School of Mathematics

Mathematics Masterclasses 2018

Our Royal Institution Mathematics Masterclasses, jointly organised with Heriot-Watt and Napier Universities, are interactive and hands-on super-curricular classes designed to stimulate and encourage young people in the art and practice of mathematics. Masterclasses are designed to stretch and inspire keen and talented pupils from all over the Edinburgh and Lothian regions, allowing them to broaden their mathematical knowledge and develop a sense of enjoyment in the subject. Classes are led by top experts from academia and industry, and cover a broad range of mathematical topics.

Our Mathematics Masterclasses series, jointly organised with Heriot-Watt and Napier Universities, runs for eight weeks in the autumn term, starting in mid-September. Every Saturday morning, a different speaker is invited to share their favourite part of mathematics, which could be an interesting game they've played, an aspect of their cutting-edge research, a magic trick, or an unexpected connection between maths and another subject. Classes are never just a dry lecture, but are highly interactive and a great opportunity for pupils to develop critical thinking and problem-solving skills.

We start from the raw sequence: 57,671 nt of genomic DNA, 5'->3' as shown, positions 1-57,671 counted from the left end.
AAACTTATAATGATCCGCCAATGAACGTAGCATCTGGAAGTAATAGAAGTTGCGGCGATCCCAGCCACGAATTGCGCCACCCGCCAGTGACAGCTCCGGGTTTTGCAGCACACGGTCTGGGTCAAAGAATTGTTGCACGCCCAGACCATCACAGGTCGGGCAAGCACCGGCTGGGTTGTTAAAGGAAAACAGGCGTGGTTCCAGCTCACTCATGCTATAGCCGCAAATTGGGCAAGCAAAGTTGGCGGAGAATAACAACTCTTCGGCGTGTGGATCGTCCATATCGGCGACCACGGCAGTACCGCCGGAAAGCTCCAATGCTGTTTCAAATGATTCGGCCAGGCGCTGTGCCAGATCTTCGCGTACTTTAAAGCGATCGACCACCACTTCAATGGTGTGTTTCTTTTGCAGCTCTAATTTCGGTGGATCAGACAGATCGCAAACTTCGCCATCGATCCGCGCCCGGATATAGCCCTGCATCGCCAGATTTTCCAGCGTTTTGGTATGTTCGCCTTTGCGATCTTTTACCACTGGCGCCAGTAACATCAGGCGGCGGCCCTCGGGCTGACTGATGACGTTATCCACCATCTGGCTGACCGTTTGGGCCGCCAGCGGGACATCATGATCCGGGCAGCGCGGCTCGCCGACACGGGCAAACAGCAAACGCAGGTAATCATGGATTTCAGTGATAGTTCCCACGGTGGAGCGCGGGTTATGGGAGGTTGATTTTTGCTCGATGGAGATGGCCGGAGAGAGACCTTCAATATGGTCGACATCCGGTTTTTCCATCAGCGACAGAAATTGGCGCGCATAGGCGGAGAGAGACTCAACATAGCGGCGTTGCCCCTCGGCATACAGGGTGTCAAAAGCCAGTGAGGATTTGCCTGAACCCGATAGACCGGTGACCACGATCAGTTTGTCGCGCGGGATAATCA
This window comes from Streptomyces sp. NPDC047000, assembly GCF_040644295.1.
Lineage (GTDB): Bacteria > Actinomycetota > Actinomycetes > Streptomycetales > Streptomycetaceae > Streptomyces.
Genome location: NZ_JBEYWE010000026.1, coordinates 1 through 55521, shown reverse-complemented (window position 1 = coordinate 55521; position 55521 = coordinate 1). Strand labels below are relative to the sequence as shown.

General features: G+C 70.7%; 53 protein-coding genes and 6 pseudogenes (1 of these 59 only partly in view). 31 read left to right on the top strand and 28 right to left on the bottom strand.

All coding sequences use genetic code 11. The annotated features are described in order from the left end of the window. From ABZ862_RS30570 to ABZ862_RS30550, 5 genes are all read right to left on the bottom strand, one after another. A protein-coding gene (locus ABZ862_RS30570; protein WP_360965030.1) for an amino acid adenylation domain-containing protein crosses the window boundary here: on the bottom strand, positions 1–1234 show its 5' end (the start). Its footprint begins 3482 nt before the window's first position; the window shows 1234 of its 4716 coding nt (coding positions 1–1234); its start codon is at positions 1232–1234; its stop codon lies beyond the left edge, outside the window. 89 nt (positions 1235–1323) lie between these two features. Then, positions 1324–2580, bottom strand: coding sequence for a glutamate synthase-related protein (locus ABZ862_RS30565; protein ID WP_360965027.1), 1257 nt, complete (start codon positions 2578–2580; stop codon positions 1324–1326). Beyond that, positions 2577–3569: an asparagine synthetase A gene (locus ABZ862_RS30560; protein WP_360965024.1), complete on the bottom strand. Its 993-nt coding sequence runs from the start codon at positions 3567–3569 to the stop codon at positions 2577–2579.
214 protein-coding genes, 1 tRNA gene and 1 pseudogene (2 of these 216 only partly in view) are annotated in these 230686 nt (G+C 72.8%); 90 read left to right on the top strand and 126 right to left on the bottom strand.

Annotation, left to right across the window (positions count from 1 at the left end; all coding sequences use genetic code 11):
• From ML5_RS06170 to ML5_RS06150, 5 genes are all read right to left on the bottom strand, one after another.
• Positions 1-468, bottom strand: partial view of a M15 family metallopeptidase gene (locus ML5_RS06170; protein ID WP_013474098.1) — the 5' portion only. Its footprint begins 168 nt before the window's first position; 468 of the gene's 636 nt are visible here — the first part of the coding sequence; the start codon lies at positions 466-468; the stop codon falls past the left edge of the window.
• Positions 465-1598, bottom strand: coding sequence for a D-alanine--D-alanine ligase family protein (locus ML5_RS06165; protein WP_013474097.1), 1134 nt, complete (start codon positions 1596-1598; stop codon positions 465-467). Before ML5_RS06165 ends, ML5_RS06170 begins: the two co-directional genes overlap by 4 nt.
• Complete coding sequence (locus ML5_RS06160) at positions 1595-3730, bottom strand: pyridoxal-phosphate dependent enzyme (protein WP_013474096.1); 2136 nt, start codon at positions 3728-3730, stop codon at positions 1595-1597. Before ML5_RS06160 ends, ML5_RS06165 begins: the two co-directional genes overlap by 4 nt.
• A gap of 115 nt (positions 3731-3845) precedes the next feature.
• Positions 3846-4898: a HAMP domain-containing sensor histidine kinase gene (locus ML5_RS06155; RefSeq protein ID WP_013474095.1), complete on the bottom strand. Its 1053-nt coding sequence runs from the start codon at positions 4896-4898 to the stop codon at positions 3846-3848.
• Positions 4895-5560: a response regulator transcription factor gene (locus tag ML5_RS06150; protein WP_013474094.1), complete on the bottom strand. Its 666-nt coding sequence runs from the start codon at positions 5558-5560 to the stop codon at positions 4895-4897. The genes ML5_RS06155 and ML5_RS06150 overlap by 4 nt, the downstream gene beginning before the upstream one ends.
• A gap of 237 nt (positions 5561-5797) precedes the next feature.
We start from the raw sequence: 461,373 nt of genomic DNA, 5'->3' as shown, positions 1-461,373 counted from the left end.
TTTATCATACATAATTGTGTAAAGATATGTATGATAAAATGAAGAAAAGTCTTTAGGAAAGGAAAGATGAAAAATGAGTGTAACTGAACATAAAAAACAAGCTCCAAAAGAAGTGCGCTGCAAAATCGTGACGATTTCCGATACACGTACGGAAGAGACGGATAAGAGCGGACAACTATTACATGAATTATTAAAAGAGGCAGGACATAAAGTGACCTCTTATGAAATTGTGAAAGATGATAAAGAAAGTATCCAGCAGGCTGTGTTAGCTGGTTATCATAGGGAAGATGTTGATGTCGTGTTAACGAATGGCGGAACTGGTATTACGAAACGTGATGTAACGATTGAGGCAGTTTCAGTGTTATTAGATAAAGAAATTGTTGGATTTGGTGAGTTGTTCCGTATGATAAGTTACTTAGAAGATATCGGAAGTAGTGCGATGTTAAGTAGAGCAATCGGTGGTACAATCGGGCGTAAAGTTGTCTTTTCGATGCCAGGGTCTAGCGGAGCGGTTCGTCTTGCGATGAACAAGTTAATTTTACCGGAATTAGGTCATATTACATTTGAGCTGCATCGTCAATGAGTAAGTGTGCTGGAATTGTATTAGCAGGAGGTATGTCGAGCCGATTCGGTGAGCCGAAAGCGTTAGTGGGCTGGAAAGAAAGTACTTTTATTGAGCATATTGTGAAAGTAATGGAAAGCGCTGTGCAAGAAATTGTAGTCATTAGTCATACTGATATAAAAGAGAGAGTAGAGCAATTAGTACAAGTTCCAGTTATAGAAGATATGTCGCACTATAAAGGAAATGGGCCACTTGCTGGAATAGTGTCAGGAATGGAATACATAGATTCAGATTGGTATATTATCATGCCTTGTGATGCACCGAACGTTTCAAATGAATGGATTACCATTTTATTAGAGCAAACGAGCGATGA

Schools from the Edinburgh and Lothian regions are invited to nominate up to two S2 pupils to take part in the series; we usually accept around 90 pupils, from a mix of state and private schools. Parents cannot nominate their child directly, but are encouraged to speak to their child's teacher if they are interested. Pupils are selected based on their enthusiasm for mathematics and their work ethic rather than purely on their mathematical ability. You can find out more about Royal Institution Masterclasses here.

 

Program of the 2018 series

Date Speaker     Title     Description
22nd September     Chris Sangwin

How Round is Your Circle?

Mechanisms are all around us, but we often take them for granted, or don't even notice they exist. Many rely on rotating parts. That is, one circular part which fits inside another. To work smoothly and without wearing out they need to be made very accurately. In some situations this is critical to safety.  How do you test if something is round? The mathematics needed to answer to this question involves the shape of the 50p coin, the NASA Space Shuttle Challenger explosion in 1986 and how to drill a square hole.

29th September    Miguel De Carvalho Surrounded by Data

 

Statistics is the science of learning from data. We'll have a look at how statisticians have been contributing to the data science revolution, and use their methods to compare the statistics of Ronaldo and Messi, to learn how height can be related with weight, and to show how you can use statistics to detect fraud.

6th October Catherine Ramsay The Elemental Solids

 

Meet the three dimensional shapes that have captured the interest and imagination of mathematicians for thousands of years. We will discover their mystical origins, investigate their properties and prove important results about these and other polyhedra in a hands on exploration of the beauty and order of euclidean geometry.

 

13th October

 

Francesca Iezzi

 

Dancing with Mathematics

 

How is Maths related to folk dences, like Ceilidh?